Mr. Robinson plans to continue writing his story even after the recital, and hopes this will be the first in a series of performances.
Studio Art major Virgil Taylor’s thesis, Irregular Quadrilateral, will be on display in the Ezra and Cecile Zilkha Gallery from Tuesday, April 14 through Sunday, April 19, 2015; with an opening reception on Wednesday, April 15, 2015 from 4pm to 6pm.
After receiving a Zawisa fellowship from the Wesleyan Studio Art Department last spring, Mr. Taylor travelled to Albuquerque, New Mexico in the summer to study metal plate lithography at the Tamarind Institute. The youngest person in the program, both of his roommates were university professors.
When Mr. Taylor returned to Wesleyan this past fall, he realized he wanted to shift the focus of his thesis from lithography to intaglio prints. Intaglio refers to a printmaking process in which the image is carved into the plate with acid, a scribe, or a needle.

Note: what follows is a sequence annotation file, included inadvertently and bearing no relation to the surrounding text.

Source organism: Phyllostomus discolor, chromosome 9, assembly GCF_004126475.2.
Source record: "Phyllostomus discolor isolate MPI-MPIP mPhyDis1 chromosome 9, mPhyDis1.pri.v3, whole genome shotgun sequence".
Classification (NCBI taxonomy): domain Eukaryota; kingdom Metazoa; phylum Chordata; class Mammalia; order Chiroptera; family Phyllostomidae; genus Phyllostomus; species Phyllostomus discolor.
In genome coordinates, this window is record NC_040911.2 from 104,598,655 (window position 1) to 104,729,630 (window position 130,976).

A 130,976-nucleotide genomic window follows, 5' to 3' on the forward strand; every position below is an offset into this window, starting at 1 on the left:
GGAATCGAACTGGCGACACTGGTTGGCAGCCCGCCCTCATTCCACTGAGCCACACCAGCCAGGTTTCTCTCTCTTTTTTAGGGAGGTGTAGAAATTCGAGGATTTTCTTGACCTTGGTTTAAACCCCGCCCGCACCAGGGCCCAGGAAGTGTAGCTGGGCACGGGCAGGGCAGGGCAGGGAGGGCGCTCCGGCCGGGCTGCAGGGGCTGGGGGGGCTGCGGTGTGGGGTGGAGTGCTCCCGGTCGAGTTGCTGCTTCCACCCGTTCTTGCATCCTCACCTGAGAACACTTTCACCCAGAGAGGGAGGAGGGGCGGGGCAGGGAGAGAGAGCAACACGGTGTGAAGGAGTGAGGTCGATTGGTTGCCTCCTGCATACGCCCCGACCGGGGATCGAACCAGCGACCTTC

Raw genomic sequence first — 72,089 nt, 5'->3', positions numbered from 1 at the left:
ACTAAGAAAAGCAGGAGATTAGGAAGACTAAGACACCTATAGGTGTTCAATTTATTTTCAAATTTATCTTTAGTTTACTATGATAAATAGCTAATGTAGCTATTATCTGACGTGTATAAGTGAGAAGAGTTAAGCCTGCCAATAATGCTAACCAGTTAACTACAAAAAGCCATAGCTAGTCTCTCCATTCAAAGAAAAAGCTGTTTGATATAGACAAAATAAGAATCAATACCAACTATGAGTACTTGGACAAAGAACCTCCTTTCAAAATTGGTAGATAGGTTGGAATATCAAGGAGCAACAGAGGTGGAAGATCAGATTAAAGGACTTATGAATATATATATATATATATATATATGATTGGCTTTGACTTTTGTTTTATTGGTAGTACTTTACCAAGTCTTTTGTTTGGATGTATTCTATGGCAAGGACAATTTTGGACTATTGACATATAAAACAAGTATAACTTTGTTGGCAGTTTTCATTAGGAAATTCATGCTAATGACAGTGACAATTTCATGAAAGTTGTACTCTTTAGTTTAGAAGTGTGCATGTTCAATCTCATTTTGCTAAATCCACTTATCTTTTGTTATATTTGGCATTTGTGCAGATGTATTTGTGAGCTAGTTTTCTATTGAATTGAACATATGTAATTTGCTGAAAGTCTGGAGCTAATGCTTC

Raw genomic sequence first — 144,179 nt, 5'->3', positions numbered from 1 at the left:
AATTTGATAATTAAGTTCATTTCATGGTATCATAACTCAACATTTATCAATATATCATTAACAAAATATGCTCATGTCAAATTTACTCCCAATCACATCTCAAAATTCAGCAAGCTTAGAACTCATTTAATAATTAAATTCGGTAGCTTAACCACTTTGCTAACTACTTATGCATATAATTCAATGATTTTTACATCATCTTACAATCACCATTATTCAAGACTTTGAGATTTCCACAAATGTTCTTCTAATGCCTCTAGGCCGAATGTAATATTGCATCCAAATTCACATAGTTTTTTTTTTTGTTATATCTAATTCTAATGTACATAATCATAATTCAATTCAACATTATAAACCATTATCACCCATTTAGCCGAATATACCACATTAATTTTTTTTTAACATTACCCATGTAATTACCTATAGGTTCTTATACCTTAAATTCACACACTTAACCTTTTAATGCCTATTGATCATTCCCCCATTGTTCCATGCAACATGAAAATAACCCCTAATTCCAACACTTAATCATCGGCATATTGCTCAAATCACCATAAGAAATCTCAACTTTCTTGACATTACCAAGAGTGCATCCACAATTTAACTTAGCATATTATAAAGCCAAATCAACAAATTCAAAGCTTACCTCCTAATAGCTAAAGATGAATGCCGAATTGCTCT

“Even though I did not end up doing my thesis in lithography, I think my work at the Tamarind Institute this summer really informed me on how to think about compositions,” says Mr. Taylor. “It was an opportunity to spend four weeks doing nothing but printmaking.”
His exhibition will fill Zilkha Gallery with intaglio prints of irregular quadrilaterals, which look like rectangles in perspective. In addition, he has created a large-scale composition resembling his prints that will occupy the back bay of the gallery—a 24 foot long piece of steel painted blue will mirror the many blue lines in his prints, and an eight foot tall drywall panel will appear in the shape of one of his plates.
“I’m interested in work that doesn’t require or desire any explicit content, or really any implicit content, but exists as a formal space,” says Mr. Taylor. “That’s why I like being able to make the giant version, because I can emphasize that it’s simply an arrangement of forms.”